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25 January 2023 Landscape Configuration Influences ‘Ōma‘o (Myadestes obscurus) Song Diversity
Nicole M. Fernandez, Kristina L. Paxton, Eben H. Paxton, Adam A. Pack, Patrick J. Hart
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Abstract

Acoustic communication in the form of songs is a learned behavior in oscine that can be passed down from one generation to the next through cultural transmission. Over time songs can change when populations become isolated from one another, creating dialects that are distinct to a population. Habitat fragmentation is an isolating mechanism that can influence differences in songs between populations when there is little to no connectivity between fragments and fragment size can influence diversity of song traits. We characterized and analyzed songs of the ‘ōma‘o (Myadestes obscurus) in a naturally fragmented forest to determine how landscape variables influenced song differences between populations. We chose five fragments of different sizes and isolation to record songs of the ‘ōma‘o. We performed a correlation test to evaluate whether there was a relationship between fragment size and total syllables, and between unique syllables and degree of isolation. We also conducted a Mantel test to determine if geographic distance had an influence on song similarity. Our results indicated that songs from larger fragments tended to have higher syllable diversity, but neither connectivity nor distance was related to the number of unique or shared syllables found within a fragment, respectively. Overall, the results indicated that ‘ōma‘o songs are highly variable at the individual level and that there may be little to no syllable sharing within and among populations.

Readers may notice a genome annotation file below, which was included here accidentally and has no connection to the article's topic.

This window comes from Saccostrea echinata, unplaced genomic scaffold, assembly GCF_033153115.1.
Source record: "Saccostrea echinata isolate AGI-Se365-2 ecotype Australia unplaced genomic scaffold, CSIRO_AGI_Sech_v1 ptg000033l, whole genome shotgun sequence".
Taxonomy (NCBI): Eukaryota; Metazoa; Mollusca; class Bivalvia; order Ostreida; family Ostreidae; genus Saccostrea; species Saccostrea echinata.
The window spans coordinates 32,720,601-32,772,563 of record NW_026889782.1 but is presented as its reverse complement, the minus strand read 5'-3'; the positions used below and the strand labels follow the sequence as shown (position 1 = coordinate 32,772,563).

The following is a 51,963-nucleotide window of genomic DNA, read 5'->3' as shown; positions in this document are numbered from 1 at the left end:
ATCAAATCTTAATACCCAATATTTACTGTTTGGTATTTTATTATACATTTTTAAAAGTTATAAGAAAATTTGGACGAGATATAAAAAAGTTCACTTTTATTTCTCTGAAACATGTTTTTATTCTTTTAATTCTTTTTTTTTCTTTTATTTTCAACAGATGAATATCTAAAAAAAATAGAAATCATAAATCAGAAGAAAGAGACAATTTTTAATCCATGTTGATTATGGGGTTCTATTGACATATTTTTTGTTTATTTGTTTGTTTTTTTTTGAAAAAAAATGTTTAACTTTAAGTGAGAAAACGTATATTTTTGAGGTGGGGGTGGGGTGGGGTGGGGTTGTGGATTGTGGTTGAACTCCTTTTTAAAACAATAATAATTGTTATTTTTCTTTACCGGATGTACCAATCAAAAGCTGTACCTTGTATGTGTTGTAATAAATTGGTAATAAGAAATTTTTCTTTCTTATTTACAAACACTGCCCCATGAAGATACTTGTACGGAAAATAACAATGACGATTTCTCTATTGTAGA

© 2022 by University of Hawai‘i Press. All rights reserved.
Nicole M. Fernandez, Kristina L. Paxton, Eben H. Paxton, Adam A. Pack, and Patrick J. Hart "Landscape Configuration Influences ‘Ōma‘o (Myadestes obscurus) Song Diversity," Pacific Science 76(3), 325-335, (25 January 2023). https://doi.org/10.2984/76.3.6
Accepted: 18 July 2022; Published: 25 January 2023
KEYWORDS
‘ōma‘o
Hawaiian thrush
island biogeography
song diversity
song invention
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